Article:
Lawyers say activists held in ‘political witch-hunt’ but government justifies the arrests on grounds of incitement.
A Jordanian military court has charged eight activists with “insulting the King” and “incitement to spread chaos to undermine the political regime of Jordan using social media”, lawyers said.
The General Intelligence Directorate (GID), the “Mukhabarat” in Arabic, last week arrested civilian opposition activists, including retired army and intelligence generals, a former MP, a former high-ranking government official and several teachers
Lawyers for the arrested men told Al Jazeera on Tuesday that they were unable to meet their clients despite being given an appointment by the prosecutor of the State Security Court two days earlier.
The lawyers said they were told their clients had been charged and ordered to be held for a further 14 days. They said they were informed that the detainees had been transferred to al-Hashemiya prison, 100km north of the capital, Amman.
Faisal al-Kuzae al-Frehat, who represents former GID General Mohamad al-Otoom and other military retirees, called the charges “nonsense” and said they were unconstitutional.
“The government made these trumped-up charges in order to try the activists in the State Security Court, which is an illegal military tribunal used by the State to settle scores against activists who dared criticise the government and demand reform,” he said.
Government and intelligence officers contacted by Al Jazeera refused to comment.
Hani Mulki, the prime minister, was quoted by the state news agency, Petra, on Sunday as saying: “The security agencies detained individuals based on arrest warrants issued by the prosecutor of the State Security Court for committing incitement that would arouse the public opinion.”
The wife of al-Otoom, Um Moath, told al Jazeera that she has been unable to speak to her husband since his arrest.
“I am confused as to why my husband is being treated this way after he spent all of his adult life defending this country and serving the King,” she said
Another lawyer, Musa al Abdallat, who represents ex-government official Hussam al-Abdallat, demanded the immediate release of the group.
“All of the activists were exercising their right to free speech and nothing more,” he said.
Hussam al-Abdallat’s brother, Wesam, rejected the charges and said his brother was not an opponent of the King or the government, and was solely interested in fighting corruption.
The activists want to see a corruption investigation re-opened, and are also demanding an official investigation into what they say are “security and intelligence failures” that led to a spate of attacks last year. They are also calling for the head of the GID, Faisal al-Shoubaki, and other security chiefs to be fired for what they say was a failure to prevent “terrorist incidents”.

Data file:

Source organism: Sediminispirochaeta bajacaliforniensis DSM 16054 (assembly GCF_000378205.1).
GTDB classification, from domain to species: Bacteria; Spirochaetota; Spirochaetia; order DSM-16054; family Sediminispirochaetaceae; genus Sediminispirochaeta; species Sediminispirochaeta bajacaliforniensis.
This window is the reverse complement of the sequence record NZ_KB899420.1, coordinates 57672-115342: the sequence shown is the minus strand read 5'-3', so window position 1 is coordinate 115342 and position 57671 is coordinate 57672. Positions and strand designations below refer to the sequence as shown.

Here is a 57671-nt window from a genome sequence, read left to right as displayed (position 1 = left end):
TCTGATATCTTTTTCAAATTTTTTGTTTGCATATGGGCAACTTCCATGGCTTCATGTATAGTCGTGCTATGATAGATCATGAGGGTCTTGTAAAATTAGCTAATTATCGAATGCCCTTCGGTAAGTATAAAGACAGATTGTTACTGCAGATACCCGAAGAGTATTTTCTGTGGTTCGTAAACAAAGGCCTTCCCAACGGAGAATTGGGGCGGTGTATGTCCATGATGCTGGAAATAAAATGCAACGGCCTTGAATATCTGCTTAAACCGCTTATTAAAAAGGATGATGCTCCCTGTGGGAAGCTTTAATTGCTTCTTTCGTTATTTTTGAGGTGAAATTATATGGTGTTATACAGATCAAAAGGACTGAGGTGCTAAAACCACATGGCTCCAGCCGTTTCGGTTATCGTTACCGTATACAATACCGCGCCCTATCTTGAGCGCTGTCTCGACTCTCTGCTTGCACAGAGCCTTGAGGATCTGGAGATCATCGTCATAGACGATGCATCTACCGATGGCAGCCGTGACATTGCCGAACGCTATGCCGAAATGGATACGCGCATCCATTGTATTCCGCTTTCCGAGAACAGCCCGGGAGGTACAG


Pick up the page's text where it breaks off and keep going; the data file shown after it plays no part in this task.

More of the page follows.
Among the detained men are: General Mohamad al-Otoom (retired); Hussam al-Abdallat, former chief of staff at the prime minister’s office; Falah al-Khalayleh ; Omar al-Osoofi, brigadier general (rtrd); Lieutenant Colonel Wasfi Rawashdeh (rtrd); Colonel Khaled al-Fuqara (rtrd); Qaisar al Muahisan; and Muslim Brotherhood member Abdel Rahman al-Doueri.
It is unclear how many people were arrested in total but, according to local reports, the number ranges from 18 and 20.
The teachers’ syndicate issued a statement on Monday saying 10 teachers were among those arrested and that they had been held for criticising the government on social media.
Ahmad al-Hajaya, a spokesman for the syndicate, told Al Jazeera from Amman that the 10 were detained by various security agencies, with the arrests beginning in December. He said security agencies initially refused to acknowledge the arrests.
Al-Hajaya said the teachers were arrested for expressing their opinions on social media platforms such as Twitter and Facebook, criticising government handling of an attack in the town of Karak in which 13 people were killed, and criticising corruption in government institutions.
Referring to recently enacted vague “anti-terrorism” law provisions that enable the government to arrest and try individuals if they criticise the government or intelligence agencies, al-Hajaya said: “The government uses the law as an instrument of repression, to stifle free speech as guaranteed by Jordan’s constitution.”
“We demand the immediate release of the teachers,” he added.
Saleh al-Armouti, an MP from the National Reform bloc, told Al Jazeera the arrests were illegal and unconstitutional.
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